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Marianne Duchamp Talks To Tursun Polat

From the 16.12.1995 issue of The Demotic Dreadnought
Translated from the French and Edited for the Internet by Marianne Duchamp

Q: There are conflicting rumours concerning the new film on which you're said to have begun work, 'Triads'. Is it neo-realist crime picture? Film noir cartoon? Social documentary? Is it to feature the Eisensteinian 'mass actor'? What exactly is it?

A: [Laughs] Only by partial coincidence of intention is there any relation to Eisenstein -- his unrealised plan to film the entire first volume of Capital. Unlike him, I will film only three or four chapters, those of the greatest abstractness, difficulty, and may I also say, significance -- including one not accessible in his time, the so-called 'sixth chapter'. Moreover, with the addition of extrinsic material we will accede to a sublation of one-sided objectivist and subjecto-autonomist perspectives. ... It is true that it will be in black-and-white.

Q: Your earlier work has been almost entirely comic. Do you plan to somehow render entertaining such austere subject-matter, or do you envision it more as a work of pedagogy?

A: The subject matter, if dry on the pages of a book, will be greatly liberated through two devices: state-of-the-art special effects and an unheard-of use of music. Music, if indeed it can still be called such, will play the same role in relation to the film text as that of punctuation to a printed text, but with two very important differences. First, our musical punctuation will be rich enough in symbols to incorporate several analogues from both formal and dialectical logic. Furthermore, the use of these symbols will be made clear to the audience, slowly, inductively...yes, pedagogically...from the very onset of the film. I think that rather than music as such, even programme music, it would be better to first think in terms of Sudre`s Solresol from the beginning of the 19th century, though this was, even though it was constructed of musical notes, every bit as modelled after verbality as are the various mutually unintelligible sign-languages of the modern world. ... Solresol, remember, was based on and was readily translatable into French. ... Our musical punctuation, on the contrary, will be unspeakable. Secondly, punctuation for the eye is, as etymology of the word makes clear even if we would forget it, 'punctual'; our punctuation for the ear on the other hand will be durative, repetitively so, much in the manner of certain minimalist compositions. This is why there need not be much fear that its signalling ... not only of formal-logical relations but even the helix-like unfolding of position, opposition, composition, re-position and contraposition... will be lost upon a moderately attentive audience.

Q: And the Eisensteinian mass-actor?

A: No. Neither mass-actor nor the stars. Not even voices. With a view toward the species-wide significance of the subject-matter, and, of course as to heighten the film's accessibility at this same level, not only will human speech be absent but many other normally found concretisations as well. The film consists of special effects from start to finish ... or call it an animation if you insist, but an animation whose distinction from non-animated special effects is nearly abolished...and an 'animation' which, you will know by now, eschews depiction of the 'animate'. Such use of written language ... chapter titles for the most will still be necessary despite the already highly comprehensible text of image and sound, will consist of exclusive-frame subtitles in some 50 simultaneous languages. The absolute a-national character of the film, important as it is, will thus have to be sacrificed to this small degree ... The poster, however, will be unutterable. No concessions! Not even a title; simply two triangles in polar juxtaposition, the smaller inside the larger, with a vertical upward pointing arrow in it. This is our graphical representation of dialectical movement.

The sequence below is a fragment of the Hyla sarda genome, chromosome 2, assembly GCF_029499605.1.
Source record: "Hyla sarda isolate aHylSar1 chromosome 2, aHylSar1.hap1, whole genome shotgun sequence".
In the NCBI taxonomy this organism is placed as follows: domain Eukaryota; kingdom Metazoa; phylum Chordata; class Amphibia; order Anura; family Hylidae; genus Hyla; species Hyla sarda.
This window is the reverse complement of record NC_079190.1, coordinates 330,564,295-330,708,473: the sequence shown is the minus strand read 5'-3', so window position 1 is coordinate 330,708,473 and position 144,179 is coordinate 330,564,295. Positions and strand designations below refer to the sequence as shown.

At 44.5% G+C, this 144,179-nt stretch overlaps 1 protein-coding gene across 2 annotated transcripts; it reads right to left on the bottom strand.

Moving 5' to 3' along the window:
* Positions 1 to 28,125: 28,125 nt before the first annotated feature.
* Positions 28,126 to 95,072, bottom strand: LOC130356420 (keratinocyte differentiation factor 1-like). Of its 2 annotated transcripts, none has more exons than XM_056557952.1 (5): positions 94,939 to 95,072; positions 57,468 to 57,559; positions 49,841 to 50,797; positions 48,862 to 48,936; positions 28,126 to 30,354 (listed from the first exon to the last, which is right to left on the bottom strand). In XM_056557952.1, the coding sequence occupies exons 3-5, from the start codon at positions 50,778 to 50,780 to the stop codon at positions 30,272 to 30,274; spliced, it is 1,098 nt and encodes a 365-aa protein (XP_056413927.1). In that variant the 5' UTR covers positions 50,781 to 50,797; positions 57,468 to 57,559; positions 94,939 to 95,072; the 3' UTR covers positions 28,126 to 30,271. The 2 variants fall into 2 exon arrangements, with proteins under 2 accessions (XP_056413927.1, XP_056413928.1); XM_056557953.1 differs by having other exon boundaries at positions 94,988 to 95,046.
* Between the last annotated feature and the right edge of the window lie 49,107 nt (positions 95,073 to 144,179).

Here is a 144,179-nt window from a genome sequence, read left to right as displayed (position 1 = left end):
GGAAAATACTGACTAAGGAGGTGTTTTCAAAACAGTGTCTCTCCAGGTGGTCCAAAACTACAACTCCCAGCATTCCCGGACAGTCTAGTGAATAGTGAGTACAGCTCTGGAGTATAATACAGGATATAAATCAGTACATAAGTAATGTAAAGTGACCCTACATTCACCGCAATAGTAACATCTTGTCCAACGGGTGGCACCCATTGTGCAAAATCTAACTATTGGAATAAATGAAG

Q: Can "Capital" be filmed without reference to social classes? Can social classes be depicted other than through concrete humans?

A: In so far as social classes exist, they can be amply referenced to without the depiction of the flesh-and-blood individuals found in realism. To make a movie about what you can easily see with your own two eyes is a waste of film-stock. You might as well make films like The Green Ray or Claire's Knee ... during the viewing of both, it does not embarrass me to relate, I swore continually ... or why not just show to audiences videotapes of strangers` weddings?? Both phenomena are the opposite poles -- the one cerebral, the other vulgar -- contained within cretino-realism's celebration of the immediate.

Q: 'So far as they exist'? Is, for example, a private chauffeur a member of the proletariat?

A: A question from the veritable cadavery of political debate.

Q: Do you object to this query about the class character of a particular individual because there exists in the world no social classes, only occupations, or for more elegant reasons?